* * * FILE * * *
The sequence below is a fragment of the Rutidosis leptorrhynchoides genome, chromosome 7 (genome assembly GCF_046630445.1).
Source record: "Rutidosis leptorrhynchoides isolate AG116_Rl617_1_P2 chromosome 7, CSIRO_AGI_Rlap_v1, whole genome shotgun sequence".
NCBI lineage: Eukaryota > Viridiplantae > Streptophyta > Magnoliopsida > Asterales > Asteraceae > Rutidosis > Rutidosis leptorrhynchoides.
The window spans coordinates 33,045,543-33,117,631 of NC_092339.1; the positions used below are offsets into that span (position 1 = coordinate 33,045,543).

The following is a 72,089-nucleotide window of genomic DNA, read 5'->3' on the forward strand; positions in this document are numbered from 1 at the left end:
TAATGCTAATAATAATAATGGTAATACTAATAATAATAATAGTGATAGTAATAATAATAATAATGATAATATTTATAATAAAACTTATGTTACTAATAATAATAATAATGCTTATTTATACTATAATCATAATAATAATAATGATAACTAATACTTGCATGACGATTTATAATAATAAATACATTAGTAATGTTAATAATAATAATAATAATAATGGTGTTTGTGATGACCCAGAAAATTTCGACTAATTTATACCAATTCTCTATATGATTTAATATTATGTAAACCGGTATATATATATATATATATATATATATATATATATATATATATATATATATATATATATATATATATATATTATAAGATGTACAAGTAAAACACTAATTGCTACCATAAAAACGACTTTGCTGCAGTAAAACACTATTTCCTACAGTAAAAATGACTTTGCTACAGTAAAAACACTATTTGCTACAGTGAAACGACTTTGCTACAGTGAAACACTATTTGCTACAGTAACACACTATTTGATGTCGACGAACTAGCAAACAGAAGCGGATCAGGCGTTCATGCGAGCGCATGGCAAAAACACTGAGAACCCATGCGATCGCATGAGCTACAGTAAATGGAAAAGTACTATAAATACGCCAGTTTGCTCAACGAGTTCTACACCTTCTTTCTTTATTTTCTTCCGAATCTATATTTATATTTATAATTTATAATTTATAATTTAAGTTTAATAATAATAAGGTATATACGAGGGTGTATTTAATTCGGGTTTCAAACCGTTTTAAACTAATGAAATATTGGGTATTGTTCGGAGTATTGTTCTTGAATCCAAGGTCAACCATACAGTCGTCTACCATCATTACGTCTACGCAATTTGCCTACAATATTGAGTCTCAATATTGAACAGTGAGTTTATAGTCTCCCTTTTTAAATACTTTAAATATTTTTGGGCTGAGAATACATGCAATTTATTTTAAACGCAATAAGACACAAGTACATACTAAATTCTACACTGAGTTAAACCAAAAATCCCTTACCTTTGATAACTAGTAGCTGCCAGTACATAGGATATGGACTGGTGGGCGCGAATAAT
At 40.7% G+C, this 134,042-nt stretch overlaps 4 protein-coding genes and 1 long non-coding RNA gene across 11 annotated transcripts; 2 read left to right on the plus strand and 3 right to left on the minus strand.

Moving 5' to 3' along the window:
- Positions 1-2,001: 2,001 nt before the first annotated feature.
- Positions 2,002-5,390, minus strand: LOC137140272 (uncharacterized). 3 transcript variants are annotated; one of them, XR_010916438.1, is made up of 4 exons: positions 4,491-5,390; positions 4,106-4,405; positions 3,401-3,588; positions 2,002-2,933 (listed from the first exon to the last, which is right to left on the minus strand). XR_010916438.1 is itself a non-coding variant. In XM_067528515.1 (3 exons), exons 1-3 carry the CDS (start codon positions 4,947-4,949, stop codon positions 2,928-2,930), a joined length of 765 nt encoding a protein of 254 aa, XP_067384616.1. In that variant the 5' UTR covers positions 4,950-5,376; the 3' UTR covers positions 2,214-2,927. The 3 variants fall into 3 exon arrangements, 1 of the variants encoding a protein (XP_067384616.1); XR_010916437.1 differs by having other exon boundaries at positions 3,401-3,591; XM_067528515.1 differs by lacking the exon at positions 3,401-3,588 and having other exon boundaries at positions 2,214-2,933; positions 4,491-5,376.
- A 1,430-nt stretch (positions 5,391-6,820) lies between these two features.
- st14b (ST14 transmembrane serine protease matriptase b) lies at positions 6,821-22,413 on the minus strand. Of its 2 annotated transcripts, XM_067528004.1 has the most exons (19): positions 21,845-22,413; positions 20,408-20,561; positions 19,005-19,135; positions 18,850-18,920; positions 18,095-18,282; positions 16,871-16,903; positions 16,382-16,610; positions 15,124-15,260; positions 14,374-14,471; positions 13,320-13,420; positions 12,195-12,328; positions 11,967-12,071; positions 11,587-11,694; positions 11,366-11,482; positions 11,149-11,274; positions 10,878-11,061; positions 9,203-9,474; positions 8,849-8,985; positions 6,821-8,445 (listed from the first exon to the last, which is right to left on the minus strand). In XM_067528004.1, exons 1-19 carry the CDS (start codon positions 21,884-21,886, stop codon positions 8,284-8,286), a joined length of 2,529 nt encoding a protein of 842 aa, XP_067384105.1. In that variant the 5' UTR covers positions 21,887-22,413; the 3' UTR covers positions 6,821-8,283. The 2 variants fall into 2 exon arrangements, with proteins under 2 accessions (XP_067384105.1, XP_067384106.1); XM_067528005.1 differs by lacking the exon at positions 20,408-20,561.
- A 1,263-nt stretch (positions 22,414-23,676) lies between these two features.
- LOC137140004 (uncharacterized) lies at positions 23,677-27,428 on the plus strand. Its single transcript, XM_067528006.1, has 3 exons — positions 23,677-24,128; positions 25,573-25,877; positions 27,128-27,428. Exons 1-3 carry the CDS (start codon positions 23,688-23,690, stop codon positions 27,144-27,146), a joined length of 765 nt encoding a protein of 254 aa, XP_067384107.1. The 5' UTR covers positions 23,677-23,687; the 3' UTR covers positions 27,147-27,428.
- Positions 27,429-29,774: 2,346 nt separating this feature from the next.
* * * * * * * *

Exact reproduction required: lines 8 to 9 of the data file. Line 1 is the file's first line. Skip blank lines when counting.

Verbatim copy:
Moving 5' to 3' along the window:
- Positions 1-2,001: 2,001 nt before the first annotated feature.